Call 104 at 0,15 (delta 0,03)
Premium = 0,325 (130$) less commissions
Margin = 124 x3 = 372$ (from Zaner platform)
Monthly ROI = 130/372*100/90*30 = 11,6%
Target (50% drop) = 75$

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Old April 18th, 2015, 11:59 AM   #4125 (permalink)
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uuu1965 View Post
Thank you.
I try to apply your approach to another commodities.
For example, HEN 15 (DTE = 90 day)
Put 58 at 0,175 (delta -0,03)
Call 104 at 0,15 (delta 0,03)
Premium = 0,325 (130$) less commissions
Margin = 124 x3 = 372$ (from Zaner platform)
Monthly ROI = 130/372*100/90*30 = 11,6%
Target (50% drop) = 75$

$248 excess is not enough to cover the market moving against you. If HEn moves down by 8 (happened in 2013) that excess is more than gone. The IM for a 66 put is 338. Plus the premium is $180 higher.

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Old April 18th, 2015, 12:59 PM   #4126 (permalink)
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ron99 View Post
$248 excess is not enough to cover the market moving against you. If HEn moves down by 8 (happened in 2013) that excess is more than gone. The IM for a 66 put is 338. Plus the premium is $180 higher.

Thats mean that you are looking not only for low delta but also for such amount of excess than can cover a big move down (for puts)?
For example, HEn Put 66 witd delta = -11. IF HE drop for 8 p, Put 66 value will rise by 352$ (11% from 400 = 44 x 8 = 352$)

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Old April 27th, 2015, 04:19 PM   #4127 (permalink)
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Thanks Ron for sharing.
Sorry I don't understand.
1: What is MROI?
2: "for the first day the option settled below that percent drop."
What is the percent drop? the percent of market drop?

Thanks,
Jenny

ron99 View Post
Here is my study to see at what point I should exit.

I took each month and used as close to 90 DTE and 0.0300 delta as I could get. The MROI is using the settlement price for the first day the option settled below that percent drop.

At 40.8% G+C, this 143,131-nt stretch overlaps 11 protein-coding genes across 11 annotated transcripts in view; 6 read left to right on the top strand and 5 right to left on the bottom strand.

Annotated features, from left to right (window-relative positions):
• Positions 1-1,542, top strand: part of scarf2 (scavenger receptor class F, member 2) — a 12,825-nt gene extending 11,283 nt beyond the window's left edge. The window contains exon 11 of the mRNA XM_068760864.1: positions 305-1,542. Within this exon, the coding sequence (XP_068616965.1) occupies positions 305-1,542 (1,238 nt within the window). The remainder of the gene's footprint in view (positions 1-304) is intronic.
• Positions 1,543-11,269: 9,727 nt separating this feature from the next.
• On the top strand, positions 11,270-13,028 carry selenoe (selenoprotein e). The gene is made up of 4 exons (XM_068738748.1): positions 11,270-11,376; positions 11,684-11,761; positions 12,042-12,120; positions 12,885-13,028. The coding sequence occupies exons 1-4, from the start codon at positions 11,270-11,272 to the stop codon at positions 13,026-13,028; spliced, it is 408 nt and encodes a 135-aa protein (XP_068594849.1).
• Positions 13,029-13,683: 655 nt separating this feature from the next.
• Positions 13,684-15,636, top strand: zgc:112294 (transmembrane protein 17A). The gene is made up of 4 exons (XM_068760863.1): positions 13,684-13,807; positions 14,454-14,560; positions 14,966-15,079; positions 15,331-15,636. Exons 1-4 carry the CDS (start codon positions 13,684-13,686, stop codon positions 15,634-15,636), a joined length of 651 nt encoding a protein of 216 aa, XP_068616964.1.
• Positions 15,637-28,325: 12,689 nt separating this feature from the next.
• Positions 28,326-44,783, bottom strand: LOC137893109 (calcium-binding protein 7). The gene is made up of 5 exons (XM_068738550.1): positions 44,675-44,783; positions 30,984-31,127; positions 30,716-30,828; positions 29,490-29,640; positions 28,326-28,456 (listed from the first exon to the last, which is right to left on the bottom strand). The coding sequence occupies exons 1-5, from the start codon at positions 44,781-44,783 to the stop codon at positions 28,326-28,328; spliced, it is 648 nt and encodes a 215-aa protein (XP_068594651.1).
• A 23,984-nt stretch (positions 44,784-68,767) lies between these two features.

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I thought that some of the 40% ones were just held too short a time frame and decided 50% was a better balance. Clearly those two were far better than 60 or 75%.


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Old April 27th, 2015, 04:32 PM   #4128 (permalink)
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daydayup8 View Post
Thanks Ron for sharing.
Sorry I don't understand.
1: What is MROI?

Monthly Percent Return on Investment.

Monthly ROI% = 365/DTE/12*(Premium - fees)/(Margin * 3)

"Margin * 3" is using 1/3 of my account for initial margin and 2/3 of my account for cash excess. That is the minimum amount of excess I recommend. In fact for some of my accounts that I want to be extra careful I am using 3/4 cash.

Use Days Held (DH) instead of days to expiration (DTE) if you are computing return for a contract that you no longer hold.


2: "for the first day the option settled below that percent drop."
What is the percent drop? the percent of market drop?

If I am looking for a 50% decrease in premium before I exit, if I sell an ES option for 3.00 then when the settlement is below 1.50 that is the 50% drop.

Thanks,
Jenny

.

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Old April 27th, 2015, 04:42 PM   #4129 (permalink)
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Thanks Ron, one more question: Those numbers in red is the percentage loss of the whole account value or is it MROI when you exit the position with certain percentage of premium collected?

ron99 View Post
Here is my study to see at what point I should exit.

I took each month and used as close to 90 DTE and 0.0300 delta as I could get. The MROI is using the settlement price for the first day the option settled below that percent drop.

Please register on futures.io to view futures trading content such as post attachment(s), image(s), and screenshot(s).


I thought that some of the 40% ones were just held too short a time frame and decided 50% was a better balance. Clearly those two were far better than 60 or 75%.



Last edited by daydayup8; April 27th, 2015 at 04:55 PM.
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Old April 27th, 2015, 04:52 PM   #4130 (permalink)
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daydayup8 View Post
Thanks Ron, one more question: Those numbers in red is the percentage loss of the whole account value?

Are you asking about the red background on the chart you quoted? Those are the best return days for that option. Those are all positive numbers.


Last edited by ron99; April 27th, 2015 at 04:55 PM. Reason: Wrong answer